N2 - BACKGROUND: Serious inhaler technique errors can impair drug delivery to the lungs. This randomised, crossover, open-label study evaluated the proportion of patients making predefined serious errors with Pulmojet compared with Diskus and Turbohaler dry powder inhalers.METHODS: Patients ≥18 years old with asthma and/or COPD who were current users of an inhaler but naïve to the study devices were assigned to inhaler technique assessment on Pulmojet and either Diskus or Turbohaler in a randomised order. Patients inhaled through empty devices after reading the patient information leaflet. If serious errors potentially affecting dose delivery were recorded, they repeated the inhalations after watching a training video. Inhaler technique was assessed by a trained nurse observer and an electronic inhalation profile recorder.RESULTS: Baseline patient characteristics were similar between randomisation arms for the Pulmojet-Diskus (n = 277) and Pulmojet-Turbohaler (n = 144) comparisons. Non-inferiority in the proportions of patients recording no nurse-observed serious errors was demonstrated for both Pulmojet versus Diskus, and Pulmojet versus Turbohaler; therefore, superiority was tested. Patients were significantly less likely to make ≥1 nurse-observed serious errors using Pulmojet compared with Diskus (odds ratio, 0.31; 95 % CI, 0.19-0.51) or Pulmojet compared with Turbohaler (0.23; 0.12-0.44) after reading the patient information leaflet with additional video instruction, if required.CONCLUSIONS: These results suggest Pulmojet is easier to learn to use correctly than the Turbohaler or Diskus for current inhaler users switching to a new dry powder inhaler.TRIAL REGISTRATION: ClinicalTrials.gov Identifier: NCT01794390 (February 14, 2013).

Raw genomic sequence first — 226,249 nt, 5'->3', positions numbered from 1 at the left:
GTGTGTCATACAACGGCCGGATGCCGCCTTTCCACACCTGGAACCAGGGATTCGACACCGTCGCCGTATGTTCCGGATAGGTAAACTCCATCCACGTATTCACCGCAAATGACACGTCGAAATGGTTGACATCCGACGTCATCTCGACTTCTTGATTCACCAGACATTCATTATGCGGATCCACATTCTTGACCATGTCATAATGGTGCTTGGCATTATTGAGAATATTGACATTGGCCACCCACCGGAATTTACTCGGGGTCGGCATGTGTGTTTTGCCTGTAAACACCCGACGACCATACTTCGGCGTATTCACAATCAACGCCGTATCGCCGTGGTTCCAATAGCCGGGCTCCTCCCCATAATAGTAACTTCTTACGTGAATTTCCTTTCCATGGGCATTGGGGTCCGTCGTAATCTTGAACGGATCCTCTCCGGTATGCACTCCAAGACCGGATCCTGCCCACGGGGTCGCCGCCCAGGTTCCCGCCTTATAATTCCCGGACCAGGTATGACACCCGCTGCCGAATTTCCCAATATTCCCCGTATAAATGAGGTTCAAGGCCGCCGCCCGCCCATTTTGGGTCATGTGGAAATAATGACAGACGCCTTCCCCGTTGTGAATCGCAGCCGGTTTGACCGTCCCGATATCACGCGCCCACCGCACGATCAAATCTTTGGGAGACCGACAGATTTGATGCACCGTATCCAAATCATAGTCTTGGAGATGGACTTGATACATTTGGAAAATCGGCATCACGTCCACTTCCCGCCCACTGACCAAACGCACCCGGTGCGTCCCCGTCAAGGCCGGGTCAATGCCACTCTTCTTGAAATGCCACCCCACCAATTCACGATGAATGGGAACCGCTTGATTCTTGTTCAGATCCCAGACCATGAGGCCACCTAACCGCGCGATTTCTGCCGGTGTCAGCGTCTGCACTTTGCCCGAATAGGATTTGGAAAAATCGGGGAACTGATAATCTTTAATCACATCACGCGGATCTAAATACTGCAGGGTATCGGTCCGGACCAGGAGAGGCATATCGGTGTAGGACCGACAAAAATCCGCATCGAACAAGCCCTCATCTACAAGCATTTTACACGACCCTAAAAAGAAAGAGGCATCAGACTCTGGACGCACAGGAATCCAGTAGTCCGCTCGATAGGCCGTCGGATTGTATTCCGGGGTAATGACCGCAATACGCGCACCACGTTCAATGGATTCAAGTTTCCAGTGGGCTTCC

AB - BACKGROUND: Serious inhaler technique errors can impair drug delivery to the lungs. This randomised, crossover, open-label study evaluated the proportion of patients making predefined serious errors with Pulmojet compared with Diskus and Turbohaler dry powder inhalers.METHODS: Patients ≥18 years old with asthma and/or COPD who were current users of an inhaler but naïve to the study devices were assigned to inhaler technique assessment on Pulmojet and either Diskus or Turbohaler in a randomised order. Patients inhaled through empty devices after reading the patient information leaflet. If serious errors potentially affecting dose delivery were recorded, they repeated the inhalations after watching a training video. Inhaler technique was assessed by a trained nurse observer and an electronic inhalation profile recorder.RESULTS: Baseline patient characteristics were similar between randomisation arms for the Pulmojet-Diskus (n = 277) and Pulmojet-Turbohaler (n = 144) comparisons. Non-inferiority in the proportions of patients recording no nurse-observed serious errors was demonstrated for both Pulmojet versus Diskus, and Pulmojet versus Turbohaler; therefore, superiority was tested. Patients were significantly less likely to make ≥1 nurse-observed serious errors using Pulmojet compared with Diskus (odds ratio, 0.31; 95 % CI, 0.19-0.51) or Pulmojet compared with Turbohaler (0.23; 0.12-0.44) after reading the patient information leaflet with additional video instruction, if required.CONCLUSIONS: These results suggest Pulmojet is easier to learn to use correctly than the Turbohaler or Diskus for current inhaler users switching to a new dry powder inhaler.TRIAL REGISTRATION: ClinicalTrials.gov Identifier: NCT01794390 (February 14, 2013).

KW - Asthma

KW - Chronic obstructive pulmonary disease

KW - Serious errors

KW - Dry powder inhaler

KW - Inhaler technique

KW - Mastery

U2 - 10.1186/s12890-016-0169-5

DO - 10.1186/s12890-016-0169-5

M3 - Article

VL - 16

SP - 1

EP - 14

JO - BMC Pulmonary Medicine

JF - BMC Pulmonary Medicine

SN - 1471-2466

IS - 1

M1 - 12

ER -